• Quantitative easing will never end.  This is typical of the cynics at Zero Hedge – the Fed has painted itself into a corner, addicted, enabling, etc.  Today, we have Societe Generale saying the Fed is more likely to increase QE than to taper it.

We are still watching this third one.  QE can’t go on forever, but we should know in January whether it’s ticking up.  The first one, about Obamacare – that’s a fact.  So, why do we see Secretary Sebelius boldly dismissing it?  Maybe she thinks you (and Jon Stewart) are stupid.

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More from the Skills Survey

We really like the way the OECD writes about skills.  They refer to a nation’s “stock” of skills, because skills are an earning asset, like roads and factories.  Without strong skills, we cannot expect to succeed in the modern economy.  This applies to us, individually, and to America as a whole.

Smart PeopleThe survey looks at variations in skill levels across nations and within nations.  We have already mentioned the impact of skills on inequality.  Here are a few more insights from the report:

  • In America, skill levels are inherited.  Jeremiah has discussed this before.  If you were born into the bottom quintile, chances are you will stay there, because our schools are no good.
  • We have an abnormally large proportion of these unfortunates.  The OECD calls them “below level 1.”  That’s a strain on our social safety net.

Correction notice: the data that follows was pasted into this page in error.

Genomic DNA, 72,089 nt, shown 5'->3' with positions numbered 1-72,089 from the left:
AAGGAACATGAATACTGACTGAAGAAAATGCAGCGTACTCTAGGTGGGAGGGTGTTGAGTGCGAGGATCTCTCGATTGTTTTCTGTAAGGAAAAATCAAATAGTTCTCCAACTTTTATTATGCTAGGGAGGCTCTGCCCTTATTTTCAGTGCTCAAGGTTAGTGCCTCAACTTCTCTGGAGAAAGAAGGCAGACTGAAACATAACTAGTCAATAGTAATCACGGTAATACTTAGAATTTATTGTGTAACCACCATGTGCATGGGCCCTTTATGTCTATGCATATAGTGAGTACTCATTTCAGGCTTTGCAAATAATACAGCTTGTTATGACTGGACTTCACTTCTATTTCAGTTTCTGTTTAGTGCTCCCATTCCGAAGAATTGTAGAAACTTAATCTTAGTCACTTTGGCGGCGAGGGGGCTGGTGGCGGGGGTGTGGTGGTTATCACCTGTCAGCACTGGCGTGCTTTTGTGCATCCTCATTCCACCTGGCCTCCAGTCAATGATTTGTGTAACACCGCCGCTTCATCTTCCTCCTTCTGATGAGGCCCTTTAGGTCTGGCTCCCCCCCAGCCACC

• Older Americans are better at math than younger Americans.  The OECD calls that a “declining stock of skills.”  When Jeremiah’s generation dies off, you kids will be dead last in the world.
  • Having an education is not the same as having skills.  We rank near the top in going to college, but Dutch high school graduates have more skills.  Jeremiah thinks college in America is a fraud, and so does Simon Black.
  • The survey makes some borderline capitalist observations about labor force participation.  Tax and benefit systems can make work unprofitable for low-skilled adults.  This bit of arithmetic, they’re good at.
  • Employers complain of a skills shortage, even though unemployment is high!  That’s why we beg the INS for more H-1B visas.
  • Unions may lock workers in to jobs for which they’re unsuited, while locking out younger workers, and generally distorting the allocation of skills.
  • Immigrants must learn the host language.  We figured they would pick it up eventually, but the OECD says this is a big problem and requires government intervention.

Again, the OECD – Sec. Gen. Angel Gurria – is to be commended for an objective look at the issue.  Some media outlets have been spinning the results to suit an agenda.  The Economist, for instance, thinks that “more egalitarian societies have better skills,” an obvious misreading of cause and effect.